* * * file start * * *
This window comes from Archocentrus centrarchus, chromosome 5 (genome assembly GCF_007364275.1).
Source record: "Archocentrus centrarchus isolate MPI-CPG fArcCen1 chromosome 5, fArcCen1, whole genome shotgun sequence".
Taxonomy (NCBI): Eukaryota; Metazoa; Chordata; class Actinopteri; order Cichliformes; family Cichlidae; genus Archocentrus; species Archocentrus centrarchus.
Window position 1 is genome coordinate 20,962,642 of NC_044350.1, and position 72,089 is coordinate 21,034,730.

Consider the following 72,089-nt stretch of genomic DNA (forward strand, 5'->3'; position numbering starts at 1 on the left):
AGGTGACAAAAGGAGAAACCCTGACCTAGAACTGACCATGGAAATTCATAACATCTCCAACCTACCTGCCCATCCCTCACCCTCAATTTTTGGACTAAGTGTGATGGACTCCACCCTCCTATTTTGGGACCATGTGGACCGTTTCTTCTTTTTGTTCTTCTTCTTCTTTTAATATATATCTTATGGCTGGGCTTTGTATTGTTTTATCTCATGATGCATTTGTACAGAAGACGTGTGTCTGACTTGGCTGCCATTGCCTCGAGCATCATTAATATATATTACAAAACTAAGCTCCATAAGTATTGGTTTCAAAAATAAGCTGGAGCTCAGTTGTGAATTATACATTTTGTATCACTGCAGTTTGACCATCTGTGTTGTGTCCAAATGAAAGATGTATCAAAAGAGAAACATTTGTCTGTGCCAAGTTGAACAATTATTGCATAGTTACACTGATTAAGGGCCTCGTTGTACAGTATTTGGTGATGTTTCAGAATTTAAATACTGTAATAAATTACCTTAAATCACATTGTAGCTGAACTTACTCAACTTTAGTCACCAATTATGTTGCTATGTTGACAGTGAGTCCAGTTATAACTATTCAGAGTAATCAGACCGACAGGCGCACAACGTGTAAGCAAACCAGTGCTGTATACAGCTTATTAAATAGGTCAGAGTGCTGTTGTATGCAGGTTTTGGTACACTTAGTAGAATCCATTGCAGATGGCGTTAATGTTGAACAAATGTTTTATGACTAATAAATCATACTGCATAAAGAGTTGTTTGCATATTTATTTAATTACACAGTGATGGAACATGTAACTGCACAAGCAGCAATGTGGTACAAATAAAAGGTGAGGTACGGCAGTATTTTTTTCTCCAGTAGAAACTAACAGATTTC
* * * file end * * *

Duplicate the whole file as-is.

This window comes from Archocentrus centrarchus, chromosome 5 (genome assembly GCF_007364275.1).
Source record: "Archocentrus centrarchus isolate MPI-CPG fArcCen1 chromosome 5, fArcCen1, whole genome shotgun sequence".
Taxonomy (NCBI): Eukaryota; Metazoa; Chordata; class Actinopteri; order Cichliformes; family Cichlidae; genus Archocentrus; species Archocentrus centrarchus.
Window position 1 is genome coordinate 20,962,642 of NC_044350.1, and position 72,089 is coordinate 21,034,730.

Consider the following 72,089-nt stretch of genomic DNA (forward strand, 5'->3'; position numbering starts at 1 on the left):
AGGTGACAAAAGGAGAAACCCTGACCTAGAACTGACCATGGAAATTCATAACATCTCCAACCTACCTGCCCATCCCTCACCCTCAATTTTTGGACTAAGTGTGATGGACTCCACCCTCCTATTTTGGGACCATGTGGACCGTTTCTTCTTTTTGTTCTTCTTCTTCTTTTAATATATATCTTATGGCTGGGCTTTGTATTGTTTTATCTCATGATGCATTTGTACAGAAGACGTGTGTCTGACTTGGCTGCCATTGCCTCGAGCATCATTAATATATATTACAAAACTAAGCTCCATAAGTATTGGTTTCAAAAATAAGCTGGAGCTCAGTTGTGAATTATACATTTTGTATCACTGCAGTTTGACCATCTGTGTTGTGTCCAAATGAAAGATGTATCAAAAGAGAAACATTTGTCTGTGCCAAGTTGAACAATTATTGCATAGTTACACTGATTAAGGGCCTCGTTGTACAGTATTTGGTGATGTTTCAGAATTTAAATACTGTAATAAATTACCTTAAATCACATTGTAGCTGAACTTACTCAACTTTAGTCACCAATTATGTTGCTATGTTGACAGTGAGTCCAGTTATAACTATTCAGAGTAATCAGACCGACAGGCGCACAACGTGTAAGCAAACCAGTGCTGTATACAGCTTATTAAATAGGTCAGAGTGCTGTTGTATGCAGGTTTTGGTACACTTAGTAGAATCCATTGCAGATGGCGTTAATGTTGAACAAATGTTTTATGACTAATAAATCATACTGCATAAAGAGTTGTTTGCATATTTATTTAATTACACAGTGATGGAACATGTAACTGCACAAGCAGCAATGTGGTACAAATAAAAGGTGAGGTACGGCAGTATTTTTTTCTCCAGTAGAAACTAACAGATTTC